So yes, Professor Kathryn Sutherland, of Oxford University, reveals that Jane revised her manuscripts, as evident on this image. Imagine that! Professor Sutherland further discloses that Jane’s publishers also edited her books for spelling and grammatical mistakes.
Well, this is the case for most novelists, this one included. Some scenes in my own novels have been rewritten dozens of times, though only my laptop can bear witness to my travails. My publisher provided me with editors and copy editors, all of whom, as their titles indicate, edited my novels. I never believed I was alone in this situation, nor did it make me think that the style of my works was not mine.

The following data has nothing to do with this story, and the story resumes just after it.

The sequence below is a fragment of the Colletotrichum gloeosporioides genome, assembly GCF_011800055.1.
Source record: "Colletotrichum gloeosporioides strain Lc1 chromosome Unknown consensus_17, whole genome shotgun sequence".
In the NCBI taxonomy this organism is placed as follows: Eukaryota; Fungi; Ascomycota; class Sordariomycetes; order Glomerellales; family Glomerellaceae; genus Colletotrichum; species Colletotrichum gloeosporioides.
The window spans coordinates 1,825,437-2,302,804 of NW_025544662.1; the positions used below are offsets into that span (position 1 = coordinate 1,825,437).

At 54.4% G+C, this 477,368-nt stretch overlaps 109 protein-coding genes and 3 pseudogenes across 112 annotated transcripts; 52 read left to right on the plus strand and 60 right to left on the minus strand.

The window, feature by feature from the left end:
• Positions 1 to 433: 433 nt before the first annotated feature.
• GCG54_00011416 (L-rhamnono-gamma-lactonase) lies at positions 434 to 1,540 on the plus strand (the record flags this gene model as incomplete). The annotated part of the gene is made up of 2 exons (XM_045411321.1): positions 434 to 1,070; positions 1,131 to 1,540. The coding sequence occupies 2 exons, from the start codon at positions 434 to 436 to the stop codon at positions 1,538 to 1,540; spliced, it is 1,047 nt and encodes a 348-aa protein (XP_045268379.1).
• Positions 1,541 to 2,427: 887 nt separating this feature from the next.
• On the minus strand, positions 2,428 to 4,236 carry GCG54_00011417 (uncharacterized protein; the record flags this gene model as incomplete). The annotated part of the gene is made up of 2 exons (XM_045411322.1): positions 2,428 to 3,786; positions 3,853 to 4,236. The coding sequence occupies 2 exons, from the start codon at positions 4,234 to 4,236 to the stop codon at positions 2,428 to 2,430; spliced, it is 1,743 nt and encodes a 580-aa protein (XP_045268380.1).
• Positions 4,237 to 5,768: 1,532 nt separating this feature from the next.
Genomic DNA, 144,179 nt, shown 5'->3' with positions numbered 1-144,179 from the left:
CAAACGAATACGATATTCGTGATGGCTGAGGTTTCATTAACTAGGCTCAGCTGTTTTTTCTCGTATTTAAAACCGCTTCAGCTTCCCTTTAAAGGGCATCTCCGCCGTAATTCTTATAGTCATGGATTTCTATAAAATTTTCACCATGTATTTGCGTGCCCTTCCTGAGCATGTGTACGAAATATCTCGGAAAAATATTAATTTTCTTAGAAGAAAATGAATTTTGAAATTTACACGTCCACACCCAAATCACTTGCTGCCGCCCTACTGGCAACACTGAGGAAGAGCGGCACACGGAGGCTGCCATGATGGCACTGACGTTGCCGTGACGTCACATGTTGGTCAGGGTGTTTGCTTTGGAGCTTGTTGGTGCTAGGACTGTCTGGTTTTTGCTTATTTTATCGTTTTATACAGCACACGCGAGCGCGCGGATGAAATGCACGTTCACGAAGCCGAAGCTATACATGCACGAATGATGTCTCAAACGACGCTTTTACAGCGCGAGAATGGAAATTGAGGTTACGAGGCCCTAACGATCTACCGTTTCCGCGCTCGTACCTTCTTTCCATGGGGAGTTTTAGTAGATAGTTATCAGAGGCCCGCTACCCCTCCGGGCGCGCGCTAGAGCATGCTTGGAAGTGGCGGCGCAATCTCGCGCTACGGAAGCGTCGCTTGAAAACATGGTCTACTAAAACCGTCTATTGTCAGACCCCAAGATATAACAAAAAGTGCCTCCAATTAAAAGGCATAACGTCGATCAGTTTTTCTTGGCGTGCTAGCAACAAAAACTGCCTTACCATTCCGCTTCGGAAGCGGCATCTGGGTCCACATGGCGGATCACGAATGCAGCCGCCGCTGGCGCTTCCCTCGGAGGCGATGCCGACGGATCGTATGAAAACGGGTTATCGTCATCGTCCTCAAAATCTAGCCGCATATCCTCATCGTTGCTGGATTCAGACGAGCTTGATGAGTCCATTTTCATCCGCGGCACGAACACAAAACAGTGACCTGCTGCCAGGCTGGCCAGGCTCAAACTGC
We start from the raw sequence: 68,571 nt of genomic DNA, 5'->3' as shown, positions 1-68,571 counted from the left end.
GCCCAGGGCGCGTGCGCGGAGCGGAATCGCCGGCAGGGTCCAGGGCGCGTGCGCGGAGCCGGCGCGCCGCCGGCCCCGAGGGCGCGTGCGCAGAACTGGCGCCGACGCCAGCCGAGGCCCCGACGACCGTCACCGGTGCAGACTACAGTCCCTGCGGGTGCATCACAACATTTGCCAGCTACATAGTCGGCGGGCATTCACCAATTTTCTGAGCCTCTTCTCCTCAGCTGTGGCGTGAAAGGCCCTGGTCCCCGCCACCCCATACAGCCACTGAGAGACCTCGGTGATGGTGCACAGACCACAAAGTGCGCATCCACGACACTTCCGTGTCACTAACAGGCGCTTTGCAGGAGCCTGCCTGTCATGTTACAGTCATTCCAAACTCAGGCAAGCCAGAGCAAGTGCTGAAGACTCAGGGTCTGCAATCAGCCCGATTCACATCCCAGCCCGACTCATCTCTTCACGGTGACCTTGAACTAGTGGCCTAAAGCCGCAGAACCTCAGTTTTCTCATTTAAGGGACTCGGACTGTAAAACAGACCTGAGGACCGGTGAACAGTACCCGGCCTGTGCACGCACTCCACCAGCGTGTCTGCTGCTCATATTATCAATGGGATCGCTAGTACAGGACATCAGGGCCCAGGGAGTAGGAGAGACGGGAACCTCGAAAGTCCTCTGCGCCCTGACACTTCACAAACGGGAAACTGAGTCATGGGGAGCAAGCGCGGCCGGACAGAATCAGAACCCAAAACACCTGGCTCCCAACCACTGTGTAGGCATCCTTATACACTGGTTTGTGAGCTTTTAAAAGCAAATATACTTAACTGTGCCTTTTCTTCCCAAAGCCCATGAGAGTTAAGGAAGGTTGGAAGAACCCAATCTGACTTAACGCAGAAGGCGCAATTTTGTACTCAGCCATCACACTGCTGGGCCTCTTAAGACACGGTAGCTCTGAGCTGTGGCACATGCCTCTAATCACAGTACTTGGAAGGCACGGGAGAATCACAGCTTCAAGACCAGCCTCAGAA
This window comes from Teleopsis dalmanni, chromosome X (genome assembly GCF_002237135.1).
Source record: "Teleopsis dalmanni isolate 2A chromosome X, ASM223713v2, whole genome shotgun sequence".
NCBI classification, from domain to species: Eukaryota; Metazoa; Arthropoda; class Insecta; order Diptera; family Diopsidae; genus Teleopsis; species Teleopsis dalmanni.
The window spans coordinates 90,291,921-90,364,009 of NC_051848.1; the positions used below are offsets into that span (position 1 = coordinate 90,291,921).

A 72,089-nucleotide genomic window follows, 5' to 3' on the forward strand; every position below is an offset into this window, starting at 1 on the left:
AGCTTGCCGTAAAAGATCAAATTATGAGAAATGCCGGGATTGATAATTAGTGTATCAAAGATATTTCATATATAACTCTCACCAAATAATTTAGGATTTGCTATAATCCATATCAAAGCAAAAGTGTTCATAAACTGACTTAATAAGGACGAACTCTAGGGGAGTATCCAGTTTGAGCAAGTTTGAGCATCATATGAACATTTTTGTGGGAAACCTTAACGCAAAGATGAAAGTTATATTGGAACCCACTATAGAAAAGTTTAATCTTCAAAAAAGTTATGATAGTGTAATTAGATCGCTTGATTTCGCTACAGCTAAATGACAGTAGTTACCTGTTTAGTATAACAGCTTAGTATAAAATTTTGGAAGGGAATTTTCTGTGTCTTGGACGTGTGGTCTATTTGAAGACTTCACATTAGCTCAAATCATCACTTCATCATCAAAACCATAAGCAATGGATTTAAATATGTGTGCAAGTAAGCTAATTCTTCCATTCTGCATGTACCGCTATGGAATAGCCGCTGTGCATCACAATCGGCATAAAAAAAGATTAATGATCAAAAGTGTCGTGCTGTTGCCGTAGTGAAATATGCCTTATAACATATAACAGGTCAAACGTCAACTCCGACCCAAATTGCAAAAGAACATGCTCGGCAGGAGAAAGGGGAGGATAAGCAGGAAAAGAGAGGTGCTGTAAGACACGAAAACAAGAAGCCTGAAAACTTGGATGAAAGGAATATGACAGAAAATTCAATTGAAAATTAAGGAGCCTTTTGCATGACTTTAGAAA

Truth be told, I had always surmised that Jane Austen was human. I know some in Janeite circles consider her an intellectual Superwoman, gifted with a steel-trap memory, an encyclopedic knowledge of the science and literature of her time, a thorough understanding of the subtleties of Hebrew and other languages, to mention a few of her accomplishments. Far, far beyond what Darcy and Miss Bingley ever imagined….
Others, like James Collins in this Wall Street Journal piece, consider Austen a moral guide for the 21st century. Certainly Jane Austen makes us reflect about issues of morality, money and social conventions, but why should we assume that she, any more than any other novelist, strictly espoused the views, likes and dislikes of her protagonists? Jane wrote fiction, not sermons. Unlike Fanny Price, she enjoyed family theatricals, and, to my knowledge, no Austen family members eloped as a result thereof. What would Jane do? Probably get a good laugh at much of what is written about her nowadays. (Read More)Share